Every other character–the men–are imperfect heroes, if they are heroic at all. They are liars and/or committed to participating in the actions of war, actions that are portrayed as patriarchal (oppressive “boys games”). War is not glamorized in this film. It is judged, even acting as the motivation for one character to change sides. This is an important part of the film. When it is celebrated, some of us in the audience felt the tension that comes from the silliness of having fun with death. For example, when Han Solo steps up and shoots (and kills) a trooper without looking, it is comical and out of place. I felt like it was a small scene doing two things: giving us one more bit of Han Solo and, yet, calling into question our love of the fighting we are seeing. Another example was when Finn admires Poe’s flying during battle. In that scene, in that moment, I think the film passes judgement on him. There is death all around you, you might get killed, and you are literally stepping out to admire another guy’s flying? I felt like it was passing subtle judgement on the entire culture of war.
The one exception, I think, is perhaps the Max Von Sydow character, although his only role is to act as a futile conscience for maleness gone amok. Which I know turn to…
Dad and Son
The big surprise of the movie–the identity of Kylo Ren and the death of Han Solo–is a clear instance of the Father/Son dynamic (the patriarchal fantasy) bing flipped upside down. In that way, it mimics the movie overall. We don’t know why Kylo/Ben turned. We can think it has something to do with Luke but, as in the past, the blame a teacher takes is rarely true as much as the human flaws in the individual. We do not Leia chose for him to train with Luke and we do know that Han feels like he did something wrong as well. In any case, the son killing the father is the perversion of the traditional action movie that is so vital to this film. The threat of son killing father is part of the Star Wars canon; it is what Luke is told he is going to have to do. It is what Luke ends up not doing. Here, it happens.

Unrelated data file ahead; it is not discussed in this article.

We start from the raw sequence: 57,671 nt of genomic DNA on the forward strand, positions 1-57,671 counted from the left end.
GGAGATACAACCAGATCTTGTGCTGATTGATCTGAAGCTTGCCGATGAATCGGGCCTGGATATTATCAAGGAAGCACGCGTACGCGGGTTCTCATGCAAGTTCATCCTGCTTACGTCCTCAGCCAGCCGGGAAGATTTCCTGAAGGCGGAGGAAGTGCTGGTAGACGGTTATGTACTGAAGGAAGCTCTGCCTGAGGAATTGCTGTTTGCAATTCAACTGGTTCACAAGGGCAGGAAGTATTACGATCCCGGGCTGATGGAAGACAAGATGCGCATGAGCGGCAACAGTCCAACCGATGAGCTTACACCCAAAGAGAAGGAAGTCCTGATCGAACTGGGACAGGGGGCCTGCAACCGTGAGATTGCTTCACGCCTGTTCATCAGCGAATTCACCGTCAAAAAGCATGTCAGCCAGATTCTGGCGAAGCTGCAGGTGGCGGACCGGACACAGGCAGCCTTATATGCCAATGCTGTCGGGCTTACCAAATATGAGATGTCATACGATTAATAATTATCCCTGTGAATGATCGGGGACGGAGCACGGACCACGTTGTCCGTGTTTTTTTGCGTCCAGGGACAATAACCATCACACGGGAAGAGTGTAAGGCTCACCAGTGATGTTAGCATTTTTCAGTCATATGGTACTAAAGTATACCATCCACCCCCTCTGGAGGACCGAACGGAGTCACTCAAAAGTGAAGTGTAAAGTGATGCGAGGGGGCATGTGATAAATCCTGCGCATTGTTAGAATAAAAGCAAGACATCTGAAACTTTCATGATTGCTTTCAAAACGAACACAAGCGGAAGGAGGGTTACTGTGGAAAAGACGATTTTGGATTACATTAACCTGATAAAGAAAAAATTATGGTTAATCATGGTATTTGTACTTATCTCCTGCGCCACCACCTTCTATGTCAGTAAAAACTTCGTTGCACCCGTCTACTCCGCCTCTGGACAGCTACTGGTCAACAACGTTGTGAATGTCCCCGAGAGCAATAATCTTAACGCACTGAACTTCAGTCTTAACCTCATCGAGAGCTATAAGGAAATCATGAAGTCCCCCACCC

Rey and the Force
Rey’s use of the force is a very key part of the feminist character of the film. Rey always has it together and is seemingly always in control of her destiny, except in two key scenes. One is when she meets Kylo for the first time and he stops her in combat and then makes her pass out as he takes her hostage. She has met somebody who has a power she does not have (she thinks) and that knowledge (communicated so brilliantly in Daisy Ridley’s face) defeats her easily. Then, moments later, in their interrogation, she assumes her power and is able to fight back.
That power comes, first, by her seeing that Kylo Ren is nothing but a man. Daisy Ridley’s face in that scene is intentional and perfect. She is surprised when Kylo takes off the mask, as if he has lost some power over her by being just a person, a man. His traditional attack of her is patriarchal in the largest sense. He threatens a kind of rape, really, even though that’s not what he is literally talking about (maybe). It is what he is symbolically talking about: “You know, I can take whatever I want.”
She fights back by doing the opposite of what he does. In fact, every time Rey harnesses the force in this movie it is through centering herself, looking within, and finding peace. When she is emotional, flustered, fearful, angry–when she is like almost all the male characters of the movie–she can not use her real power. He success with the force comes after these anger mistakes.
Maz and Leia
Both are idealized and “perfect” people who do all we want from leaders. Leia is perhaps the best. She is not a hurt woman who wants a man (Han) back. She is a mother and the stronger (always) of the two former lovers. She shows strength and compassion. She’s the best. It is all a symbol of leadership being real, good, and non-male. Even when the battle is won, she is the leader not celebrating the victory of the boy’s game.
Maz and Rey have a discussion in the movie that might make this the first Star Wars movie to pass the Bechdel Test. Maz is knowing and powerful. When she talks to Rey in the tunnel she does not use her tricks, her glasses. She speaks from her small-eyed self, speaking truth. It is brilliant.